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Fox News commentator Bill O'Reilly is suing his ex-wife for fraudulent misrepresentation, saying she lied during their divorce for financial gain. According to Gawker, the O'Reilly filed papers in Nassau County Court in New York accusing Maureen McPhilmy of hiding her extra-marital affair to induce a consensual divorce from O'Reilly.
He says she used money from the divorce to finance her extra-marital affair, and that she got more money because she pretended to be loyal. Now O'Reilly is demanding $10 million, saying he paid McPhilmy based on her material misrepresentations that she was not cheating. Let's consider this from a legal perspective.
State statutes vary and it is difficult to make generalizations about divorce law. In some states cheating during marriage has a big impact on the divorce while in others it matters little. Although adultery may not make a huge difference in asset distribution in most cases, it can make a difference when the cheating half of the couple uses marital assets to finance an extra-marital affair, according to lawyer and family mediator Katherine Eisold Miller writing in the Huffington Post.
That seems to be what O'Reilly is complaining about in his case. His filing states that McPhilmy made, "false representations and material omissions of existing fact ... for the sole purpose of inducing Plaintiff to agree to a consensual divorce and to obtain money and real property to finance an existing extra-marital relationship."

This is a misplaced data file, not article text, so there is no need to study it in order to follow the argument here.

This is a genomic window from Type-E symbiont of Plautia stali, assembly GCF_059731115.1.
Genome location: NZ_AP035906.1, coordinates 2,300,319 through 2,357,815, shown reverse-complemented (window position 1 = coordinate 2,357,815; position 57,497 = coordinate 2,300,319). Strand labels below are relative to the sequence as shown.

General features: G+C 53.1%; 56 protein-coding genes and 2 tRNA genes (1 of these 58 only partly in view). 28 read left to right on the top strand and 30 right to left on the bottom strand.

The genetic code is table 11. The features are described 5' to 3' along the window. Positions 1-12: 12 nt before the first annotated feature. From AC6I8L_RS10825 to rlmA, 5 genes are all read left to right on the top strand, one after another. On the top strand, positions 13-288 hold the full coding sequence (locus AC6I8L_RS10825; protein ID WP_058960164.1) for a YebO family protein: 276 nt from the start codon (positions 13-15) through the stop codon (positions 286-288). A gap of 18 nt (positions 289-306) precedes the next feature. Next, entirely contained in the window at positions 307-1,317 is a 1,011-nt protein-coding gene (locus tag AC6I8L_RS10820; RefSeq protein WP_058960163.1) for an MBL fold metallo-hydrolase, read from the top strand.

Mcphilmy is now remarried and O'Reilly has reportedly made life difficult for the new husband, Nassau County New York Police Detective Jeffrey Gross. It is believed that O'Reilly used his sway to launch an internal investigation of Gross in the police department. He has also written to the Catholic Church to have his ex-wife excommunicated and seeking an annulment of their 14-year marriage.
Perhaps most alarming of all are not O'Reilly's allegations that his wife cheated but what Gawker has revealed about him. The couple has been involved in a long and protracted custody dispute over the last three years, after having agreed to joint custody when they first split in 2010. But reportedly O'Reilly's daughter, 16, said that she had seen her father drag her mother down the stairs when they were still together. McPhilmy was awarded full custody of the children and O'Reilly vehemently denies the accusation of abuse.
Perhaps that accusation is what led to O'Reilly to file the lawsuit demanding $10 million for fraudulently inducing an uncontested divorce. Or maybe O'Reilly just can't let go and he knows no other way to stay in contact with McPhilmy.
Meeting with a lawyer can help you understand your options and how to best protect your rights. Visit our attorney directory to find a lawyer near you who can help.